Latest post in a series on Christian Hall
ref: Case Study of police shooting of Christian Hall ripe for good discussion
ref: Have you done your Christian Hall homework yet?
ref: Breaking down the YouTube video of the Christian Hall shooting by the Pa. State Police
ref: “CJ is responsible for his own death”
ref: Past time for the City to have “The Talk”
Gadfly has said that the Christian Hall shooting is a case study ripe for discussion.
You can see from the post of Bob Davenport and the comments (especially by Michele Downing) to Bob’s and Gadfly’s previous posts on Hall that we go quickly to the politics and the ethics of this case.
But Gadfly would like to hold off as much as possible (it’s hard) on that discussion for a short while.
Right now his primary interest is “academic,” that is, he seeks to know something about de-escalation strategy and training from seeing it applied and in action here.
Apropos of our previous post on trends in policing around the country and many previous posts here on Gadfly about reimagining public safety, Gadfly wants to look closely at the de-escalation techniques employed here in as much an objective manner as possible (it’s hard).
In his video of the event, the Monroe Co. District Attorney obviously is aware of the national conversation about more mental health and related training for police and about police collaboration with mental health professionals by the way he foregrounds the credentials of the two negotiators in the Hall event.
Hall was met initially by two first responders whose basic training for such a call is not commented on. Then the interaction is turned over to two negotiators, one for about 15 minutes, the other for about an hour. The video highlights the apposite training of both these negotiators. These are the right men for the job at hand. Here’s what the video says about negotiator #2 (called in the video Trooper #4):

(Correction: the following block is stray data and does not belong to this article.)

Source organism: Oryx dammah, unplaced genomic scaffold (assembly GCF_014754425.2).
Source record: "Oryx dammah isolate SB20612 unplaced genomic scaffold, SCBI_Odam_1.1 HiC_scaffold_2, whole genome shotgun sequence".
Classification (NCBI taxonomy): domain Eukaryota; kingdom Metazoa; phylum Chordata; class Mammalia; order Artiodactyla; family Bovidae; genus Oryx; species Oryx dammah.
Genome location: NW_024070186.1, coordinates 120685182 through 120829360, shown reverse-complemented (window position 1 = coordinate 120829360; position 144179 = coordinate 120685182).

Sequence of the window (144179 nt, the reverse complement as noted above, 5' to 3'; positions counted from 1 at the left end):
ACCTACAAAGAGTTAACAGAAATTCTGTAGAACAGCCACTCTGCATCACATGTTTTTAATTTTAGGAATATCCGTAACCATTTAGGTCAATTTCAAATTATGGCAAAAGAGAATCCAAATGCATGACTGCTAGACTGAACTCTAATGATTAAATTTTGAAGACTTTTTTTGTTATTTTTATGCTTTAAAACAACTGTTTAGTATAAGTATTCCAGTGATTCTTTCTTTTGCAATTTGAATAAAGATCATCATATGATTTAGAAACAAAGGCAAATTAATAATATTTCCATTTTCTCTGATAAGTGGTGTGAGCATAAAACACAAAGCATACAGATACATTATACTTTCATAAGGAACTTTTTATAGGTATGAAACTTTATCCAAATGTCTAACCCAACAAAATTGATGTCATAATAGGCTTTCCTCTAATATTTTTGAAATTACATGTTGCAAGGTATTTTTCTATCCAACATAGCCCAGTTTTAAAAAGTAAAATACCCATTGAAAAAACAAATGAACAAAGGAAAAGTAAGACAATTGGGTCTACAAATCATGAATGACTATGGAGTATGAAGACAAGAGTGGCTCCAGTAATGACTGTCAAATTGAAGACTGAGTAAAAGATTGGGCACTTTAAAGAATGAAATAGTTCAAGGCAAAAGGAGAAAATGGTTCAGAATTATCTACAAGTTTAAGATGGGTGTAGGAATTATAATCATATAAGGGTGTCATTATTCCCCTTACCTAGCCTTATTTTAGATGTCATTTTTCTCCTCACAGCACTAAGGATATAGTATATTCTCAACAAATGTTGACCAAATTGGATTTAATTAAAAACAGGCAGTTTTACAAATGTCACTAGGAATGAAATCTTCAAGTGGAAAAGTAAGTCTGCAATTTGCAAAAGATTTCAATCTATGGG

Now the video is 30 mins. long. The event spanned 90 mins. We do not have the full video record.
But what can we learn about de-escalation strategy from what we have?
To prepare, Gadfly broke the video down into its parts several days ago.
He did another run-through over the weekend, however, adding more detail (so anybody who read the previous post should do it again), and, most importantly, he numbered what he thought he could see as verbal strategies for de-escalating the Hall event.
Gadfly identified 18 verbal strategies aimed at de-escalating a potential suicide.
Here they are:
1) come off the bridge, and then we can talk
2) you are not in any trouble
3) we will do you no harm
4) tell us what your problem is
5) we will find someone to help you
6) we the police are here to help you
7) we can say with confidence our help will produce a positive outcome
8) calls Hall “CJ,” establishing personal connection (not clear if the negotiators gave their names)
9) we’re concerned about your physical comfort/state/welfare (cold? hungry? tired?)
10) we see your pain (empathy)
11) I’ll come out into the open from behind the safety of the police car to talk with you
12) advances on Hall behind ballistic shield
13) I’m asking you to put the gun down
14) what I’m asking you to do is easy to do
15) name something you need, and we’ll get it for you
16) whatever is bothering you is really not as big as you think it is
17) let me remind you of the impact of your death on people who love you
18) you really don’t want to commit suicide
Now go back to the break down post.
To Gadfly these verbal strategies are applied scattershot. He sees no purpose, pattern, coherence in their application. Should there be?
What are the strategies most applied? Seems like #2, #3, #13. Why these?
Are there any strategies that don’t seem appropriate? #16, #18? Should the officer be suggesting that the reason Hall contemplates suicide is no big deal? Will it be effective with a teen who employed elaborate planning (as was learned later) to suggest he really doesn’t want to do this?
Is the approach here keyed to research and experience with an armed, non-aggressive, mostly non-responsive teen in mental crisis/distress contemplating suicide by cop?
Here’s what the video stresses as the key strategy:
We have seen this so many times in these cases. The subject is at fault for disobeying a police order.
But what does research and experience tell us about the efficacy of such a full-frontal strategy with an armed, non-aggressive, mostly non-responsive teen contemplating suicide by cop?
40 times. 40 unsuccessful times.
All Gadfly can hear is Dr. Phil, his favorite philosopher, saying, “And how’s that workin’ out for ya?”
Gadfly must admit that he is troubled by what he has been told is expert police action in this case.
Now with all self-conscious humility, Gadfly recognizes that “academics” are guilty of over-thinking sometimes.
But till better instructed, he is profoundly disappointed if this is an example of the best that training has to offer.
It’s not just that the attempt at de-escalation failed here and a teen was killed. That will happen. Can’t win them all. And Hall was determined to die.
But Gadfly doesn’t understand what the de-escalation approach was here and on what it was based.
As always, he invites enlightenment.